The good news on the feral hog front is that most of the pigs are moving out of communities and neighborhoods as the temperature starts to rise. The bad news is they are moving into waterways across the state increasing the chance for contamination.
"As we get hotter here in Texas, we are going to see more hog activity be centrally located around those water sources. We are also going to see them go nocturnal," said James Long, the project coordinator for the Texas A&M Natural Resources Institute. His job is to help educate landowners about the feral hog problem while giving them the latest information on eradication efforts.
"Texas is a majority privately owned state. For us to make an impact on wild pig populations we are going to have to continue to engage landowners and honestly landowners are the ones who are bearing the brunt of these wild pigs."
The damage is hard to calculate but conservative estimates are $500 million in agriculture losses alone from feral hogs. That estimate doesn't include damage to natural resources and wildlife. It also doesn't include the cost landowners incur from keeping feral hogs off their property.
There are an estimated 2.6 million feral hogs in Texas. Predicting their movement patterns is not an exact science but they have some definite habits: they are drawn to water. During the colder months they often invade communities looking for watered lawns to forge for food. This is often when trappers and called in to remove them from neighborhoods. As the temperature rises the hogs move towards larger water supplies to regulate their body temperature.
Edward Dickey is a trapper with Texas Wild Hog Control. He says that's been the case with his clients in the Houston area.
"I can only suspect the hogs have moved away from the outskirts of Houston and further into the countryside. Our calls for service seem to slow during summer." Dickey says his traps are now mostly set up in rural parts of the state that have a natural water supply.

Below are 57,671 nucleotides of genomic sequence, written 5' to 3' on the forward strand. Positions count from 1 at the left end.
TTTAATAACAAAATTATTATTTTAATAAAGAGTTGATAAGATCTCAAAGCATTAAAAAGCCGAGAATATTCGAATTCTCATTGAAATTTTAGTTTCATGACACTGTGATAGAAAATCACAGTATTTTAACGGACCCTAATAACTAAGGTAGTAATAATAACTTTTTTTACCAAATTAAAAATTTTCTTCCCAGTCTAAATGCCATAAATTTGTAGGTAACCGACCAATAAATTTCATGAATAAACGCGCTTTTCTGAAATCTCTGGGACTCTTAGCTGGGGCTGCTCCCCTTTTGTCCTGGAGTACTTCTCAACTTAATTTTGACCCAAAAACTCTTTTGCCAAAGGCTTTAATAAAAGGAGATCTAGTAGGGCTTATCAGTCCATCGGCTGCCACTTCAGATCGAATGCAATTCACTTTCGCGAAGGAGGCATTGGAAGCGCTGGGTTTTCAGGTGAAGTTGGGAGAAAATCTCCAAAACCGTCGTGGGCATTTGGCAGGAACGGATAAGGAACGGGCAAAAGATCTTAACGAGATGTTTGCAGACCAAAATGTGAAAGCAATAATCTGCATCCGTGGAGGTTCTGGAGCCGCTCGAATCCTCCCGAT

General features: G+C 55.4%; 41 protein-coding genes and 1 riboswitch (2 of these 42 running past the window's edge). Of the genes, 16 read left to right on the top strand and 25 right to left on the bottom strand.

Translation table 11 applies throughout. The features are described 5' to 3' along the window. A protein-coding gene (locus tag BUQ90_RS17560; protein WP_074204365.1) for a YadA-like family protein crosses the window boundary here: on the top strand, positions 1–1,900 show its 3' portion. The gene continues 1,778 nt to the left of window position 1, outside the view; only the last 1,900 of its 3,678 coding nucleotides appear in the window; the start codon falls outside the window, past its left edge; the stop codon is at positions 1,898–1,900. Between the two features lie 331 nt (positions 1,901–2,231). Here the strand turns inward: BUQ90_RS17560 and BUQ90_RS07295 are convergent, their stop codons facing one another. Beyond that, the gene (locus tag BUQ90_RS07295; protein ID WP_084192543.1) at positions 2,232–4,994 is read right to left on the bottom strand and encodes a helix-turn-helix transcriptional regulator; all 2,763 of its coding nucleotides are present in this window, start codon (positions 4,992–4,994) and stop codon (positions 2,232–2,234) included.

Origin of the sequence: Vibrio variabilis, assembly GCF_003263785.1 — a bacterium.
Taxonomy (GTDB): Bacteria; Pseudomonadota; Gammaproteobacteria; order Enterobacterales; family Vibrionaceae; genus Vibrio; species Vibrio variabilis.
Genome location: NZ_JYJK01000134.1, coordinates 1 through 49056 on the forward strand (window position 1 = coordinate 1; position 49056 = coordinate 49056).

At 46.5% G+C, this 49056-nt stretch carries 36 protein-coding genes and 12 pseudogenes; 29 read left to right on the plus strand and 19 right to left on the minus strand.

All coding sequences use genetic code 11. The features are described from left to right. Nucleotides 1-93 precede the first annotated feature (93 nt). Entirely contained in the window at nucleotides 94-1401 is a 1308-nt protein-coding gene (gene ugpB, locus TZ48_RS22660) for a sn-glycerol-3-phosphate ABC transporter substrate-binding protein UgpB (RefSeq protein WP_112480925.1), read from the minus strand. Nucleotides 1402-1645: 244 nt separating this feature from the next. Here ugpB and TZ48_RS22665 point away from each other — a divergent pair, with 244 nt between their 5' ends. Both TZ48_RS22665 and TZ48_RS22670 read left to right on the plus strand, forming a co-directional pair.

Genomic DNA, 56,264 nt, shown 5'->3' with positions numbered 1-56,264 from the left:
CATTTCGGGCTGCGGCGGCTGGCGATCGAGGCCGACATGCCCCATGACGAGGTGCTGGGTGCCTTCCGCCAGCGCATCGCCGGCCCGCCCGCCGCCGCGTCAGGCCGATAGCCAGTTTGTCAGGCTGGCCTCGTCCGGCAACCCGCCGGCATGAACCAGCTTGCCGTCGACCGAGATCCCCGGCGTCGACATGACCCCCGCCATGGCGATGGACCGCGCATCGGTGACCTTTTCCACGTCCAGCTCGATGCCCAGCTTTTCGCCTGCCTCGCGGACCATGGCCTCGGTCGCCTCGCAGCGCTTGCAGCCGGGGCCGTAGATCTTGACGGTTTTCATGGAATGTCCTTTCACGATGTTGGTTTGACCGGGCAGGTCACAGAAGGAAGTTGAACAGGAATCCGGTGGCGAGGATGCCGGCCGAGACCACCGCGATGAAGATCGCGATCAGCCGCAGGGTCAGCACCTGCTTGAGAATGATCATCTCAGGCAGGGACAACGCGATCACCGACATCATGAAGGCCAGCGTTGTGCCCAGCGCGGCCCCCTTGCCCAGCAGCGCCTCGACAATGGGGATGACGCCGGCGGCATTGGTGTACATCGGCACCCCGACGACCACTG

The potential damage the hogs cause to waterways has only increased over the years as various herds return to the same areas. Long says E. coli and other diseases are a potential hazard as the pigs root along the banks. In addition, they tend to collapse the riparian area of any waterway.
"They destroy that riparian area. They destroy the habitats for animals that live in those areas. They also destroy the native grasses and plants that live along those riparian areas,” Long said. “They often create environments that allow for non-native plants to out compete our native plants."
The riparian area transitions from the water to the surrounding vegetation. Destruction of the riparian area weakens the banks and allows for sediments to further seep into the water potentially causing contamination.
"If you are a landowner who is drawing water out of a river or creek on your property it is imperative that you keep them out of there," Long said.
Eradication efforts to stem the growing feral hog population have increased over the years. Long says aerial gunning and trapping have been the most effective means of control. Multiple studies on toxicants are taking place but Long says even that won't fully curtail the population.